But, wait, you are no doubt asking, what’s unusual about this? Large corporations and politicians tend to align their interests. Didn’t President Eisenhower’s defence secretary Charles Wilson, a former General Motors CEO, once declare that, “What is good for the country is good for General Motors – and vice versa”? Isn’t this business as usual in the USA?
Perhaps, but one thing is different here. The internet is a mewling newborn infant, and the Obama/Google relationship requires the rest of the world to develop their economies and networks on Google’s terms. Google’s world – at least in the short-term – is one where the individual has no privacy, and cannot control or own the stuff they use. The “settlement” runs counter to norms that humans have cherished since the Enlightenment. Google has run a ferocious campaign against European data protection laws, which express the desire of an individual to maintain their identity. It runs an equally ferocious campaign against individuals owning and controlling their own photographs, music or poems – and trading rights in these creations. It knows its monopoly position prevents markets being created. For sure, this creates an enormous (on paper) “consumer surplus” of free services. It’s a lot to ask of us to give up human progress for the convenience of any corporation.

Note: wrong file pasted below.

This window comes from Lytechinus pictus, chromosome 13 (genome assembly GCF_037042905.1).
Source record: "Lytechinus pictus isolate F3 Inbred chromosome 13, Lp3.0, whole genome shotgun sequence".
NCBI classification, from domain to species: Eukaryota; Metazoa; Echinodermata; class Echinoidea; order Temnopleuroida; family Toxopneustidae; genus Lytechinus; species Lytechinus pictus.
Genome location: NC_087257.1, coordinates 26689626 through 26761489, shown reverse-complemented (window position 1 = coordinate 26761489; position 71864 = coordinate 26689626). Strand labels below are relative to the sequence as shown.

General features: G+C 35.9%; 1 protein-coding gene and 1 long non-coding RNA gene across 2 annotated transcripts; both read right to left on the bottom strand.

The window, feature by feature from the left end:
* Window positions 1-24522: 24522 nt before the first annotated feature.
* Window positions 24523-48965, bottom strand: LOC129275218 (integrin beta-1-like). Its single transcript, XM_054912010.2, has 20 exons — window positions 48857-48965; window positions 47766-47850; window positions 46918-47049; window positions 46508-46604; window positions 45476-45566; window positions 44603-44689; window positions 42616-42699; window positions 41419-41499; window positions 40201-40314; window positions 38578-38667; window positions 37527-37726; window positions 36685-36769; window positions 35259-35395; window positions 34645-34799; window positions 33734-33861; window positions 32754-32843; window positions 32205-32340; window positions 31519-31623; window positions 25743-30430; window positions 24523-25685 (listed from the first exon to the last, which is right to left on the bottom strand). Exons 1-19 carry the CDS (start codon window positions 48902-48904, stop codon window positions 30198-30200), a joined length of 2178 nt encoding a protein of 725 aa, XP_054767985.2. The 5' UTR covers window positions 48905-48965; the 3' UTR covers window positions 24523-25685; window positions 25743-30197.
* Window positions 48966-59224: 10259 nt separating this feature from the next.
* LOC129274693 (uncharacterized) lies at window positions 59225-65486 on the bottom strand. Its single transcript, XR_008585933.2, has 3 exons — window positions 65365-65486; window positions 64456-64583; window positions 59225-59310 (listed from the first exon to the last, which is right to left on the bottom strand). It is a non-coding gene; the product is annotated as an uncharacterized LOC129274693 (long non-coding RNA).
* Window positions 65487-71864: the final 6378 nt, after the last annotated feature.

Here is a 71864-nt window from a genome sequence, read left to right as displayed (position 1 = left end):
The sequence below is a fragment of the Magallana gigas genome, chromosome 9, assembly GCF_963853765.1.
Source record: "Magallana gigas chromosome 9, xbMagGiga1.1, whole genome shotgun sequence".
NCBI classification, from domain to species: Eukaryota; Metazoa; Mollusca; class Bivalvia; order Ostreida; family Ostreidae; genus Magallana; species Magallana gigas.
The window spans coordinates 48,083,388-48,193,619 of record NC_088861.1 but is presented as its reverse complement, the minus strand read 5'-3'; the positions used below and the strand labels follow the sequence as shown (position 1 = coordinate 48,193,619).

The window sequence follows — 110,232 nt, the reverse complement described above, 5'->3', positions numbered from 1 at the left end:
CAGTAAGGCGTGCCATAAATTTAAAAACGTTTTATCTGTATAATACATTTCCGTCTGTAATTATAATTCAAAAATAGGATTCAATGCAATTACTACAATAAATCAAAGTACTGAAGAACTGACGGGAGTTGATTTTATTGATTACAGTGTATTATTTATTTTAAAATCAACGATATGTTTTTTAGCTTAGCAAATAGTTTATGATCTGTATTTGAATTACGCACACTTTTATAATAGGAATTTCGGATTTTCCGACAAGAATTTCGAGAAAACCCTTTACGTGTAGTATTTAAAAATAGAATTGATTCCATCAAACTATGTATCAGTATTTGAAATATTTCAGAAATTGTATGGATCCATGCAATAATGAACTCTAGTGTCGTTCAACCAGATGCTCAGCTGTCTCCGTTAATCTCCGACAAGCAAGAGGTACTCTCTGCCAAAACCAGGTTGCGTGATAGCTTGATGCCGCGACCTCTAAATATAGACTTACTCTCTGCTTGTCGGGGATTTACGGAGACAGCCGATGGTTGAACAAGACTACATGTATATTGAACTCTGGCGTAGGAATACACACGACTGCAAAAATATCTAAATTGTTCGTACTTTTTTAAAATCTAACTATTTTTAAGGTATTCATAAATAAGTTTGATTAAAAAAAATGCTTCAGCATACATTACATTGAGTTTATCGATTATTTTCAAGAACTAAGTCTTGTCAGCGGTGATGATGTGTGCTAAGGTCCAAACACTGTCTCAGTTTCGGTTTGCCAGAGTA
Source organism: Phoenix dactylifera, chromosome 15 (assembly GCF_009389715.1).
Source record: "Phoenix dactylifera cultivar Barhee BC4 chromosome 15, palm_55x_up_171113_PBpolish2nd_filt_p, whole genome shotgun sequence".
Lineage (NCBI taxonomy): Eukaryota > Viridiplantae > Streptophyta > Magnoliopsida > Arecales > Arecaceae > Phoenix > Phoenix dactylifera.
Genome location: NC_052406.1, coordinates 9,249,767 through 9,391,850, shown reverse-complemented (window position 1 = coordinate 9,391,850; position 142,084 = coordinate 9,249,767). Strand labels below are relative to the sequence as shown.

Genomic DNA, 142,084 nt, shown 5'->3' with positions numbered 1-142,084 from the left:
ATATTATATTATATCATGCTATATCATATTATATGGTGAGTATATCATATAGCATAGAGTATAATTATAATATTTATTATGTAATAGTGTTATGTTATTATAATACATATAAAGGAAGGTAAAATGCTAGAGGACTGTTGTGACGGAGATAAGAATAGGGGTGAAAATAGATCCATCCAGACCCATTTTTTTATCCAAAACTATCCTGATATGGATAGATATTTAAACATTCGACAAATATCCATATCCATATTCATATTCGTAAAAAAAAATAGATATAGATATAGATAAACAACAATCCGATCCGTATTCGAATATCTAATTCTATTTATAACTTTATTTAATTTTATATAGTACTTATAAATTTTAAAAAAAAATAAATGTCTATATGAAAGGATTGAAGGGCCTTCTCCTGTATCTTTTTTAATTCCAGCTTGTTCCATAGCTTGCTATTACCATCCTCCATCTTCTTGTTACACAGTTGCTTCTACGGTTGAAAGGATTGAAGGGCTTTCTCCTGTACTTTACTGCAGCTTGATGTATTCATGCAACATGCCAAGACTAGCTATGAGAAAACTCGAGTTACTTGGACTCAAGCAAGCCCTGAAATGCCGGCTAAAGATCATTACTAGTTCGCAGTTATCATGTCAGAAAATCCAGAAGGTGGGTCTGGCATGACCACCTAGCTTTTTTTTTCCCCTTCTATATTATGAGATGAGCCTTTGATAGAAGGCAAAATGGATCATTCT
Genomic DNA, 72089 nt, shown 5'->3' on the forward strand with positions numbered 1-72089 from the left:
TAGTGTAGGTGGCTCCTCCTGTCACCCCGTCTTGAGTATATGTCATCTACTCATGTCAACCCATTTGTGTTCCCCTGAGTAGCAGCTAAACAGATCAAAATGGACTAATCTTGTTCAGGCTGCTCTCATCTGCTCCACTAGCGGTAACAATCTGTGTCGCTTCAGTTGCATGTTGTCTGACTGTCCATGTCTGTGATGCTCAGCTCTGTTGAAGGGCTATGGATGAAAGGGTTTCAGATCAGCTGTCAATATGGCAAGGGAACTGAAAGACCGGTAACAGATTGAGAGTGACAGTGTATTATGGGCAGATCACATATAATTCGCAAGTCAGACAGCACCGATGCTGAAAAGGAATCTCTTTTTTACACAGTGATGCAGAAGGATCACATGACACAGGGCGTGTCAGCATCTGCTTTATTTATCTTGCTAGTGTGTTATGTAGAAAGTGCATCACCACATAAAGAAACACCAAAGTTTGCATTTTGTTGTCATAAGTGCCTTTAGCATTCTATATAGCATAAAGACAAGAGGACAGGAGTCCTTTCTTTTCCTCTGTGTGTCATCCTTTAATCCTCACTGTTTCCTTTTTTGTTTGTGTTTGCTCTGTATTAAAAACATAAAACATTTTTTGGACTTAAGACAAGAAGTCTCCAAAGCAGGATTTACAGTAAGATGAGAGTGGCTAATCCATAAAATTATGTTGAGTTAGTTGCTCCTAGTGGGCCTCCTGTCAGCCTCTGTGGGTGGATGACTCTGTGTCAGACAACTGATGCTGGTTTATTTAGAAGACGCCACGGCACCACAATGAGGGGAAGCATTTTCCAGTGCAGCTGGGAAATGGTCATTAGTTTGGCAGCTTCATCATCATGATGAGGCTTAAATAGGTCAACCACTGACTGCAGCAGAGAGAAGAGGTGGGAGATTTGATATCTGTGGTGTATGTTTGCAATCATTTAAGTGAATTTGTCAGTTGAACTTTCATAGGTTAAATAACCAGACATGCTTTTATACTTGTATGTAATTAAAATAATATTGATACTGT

There are actually many ways Google can create a richer and more diverse internet economy. But that would require Google to give up being a “big fish in a small pond”, and make the pond bigger.
At some point Google will find a regulator who doesn’t roll over. And increasingly, people who want to look the gift horse of “free stuff” in the mouth. There are many other digital economies possible, other than the one Google demand we all live in. ®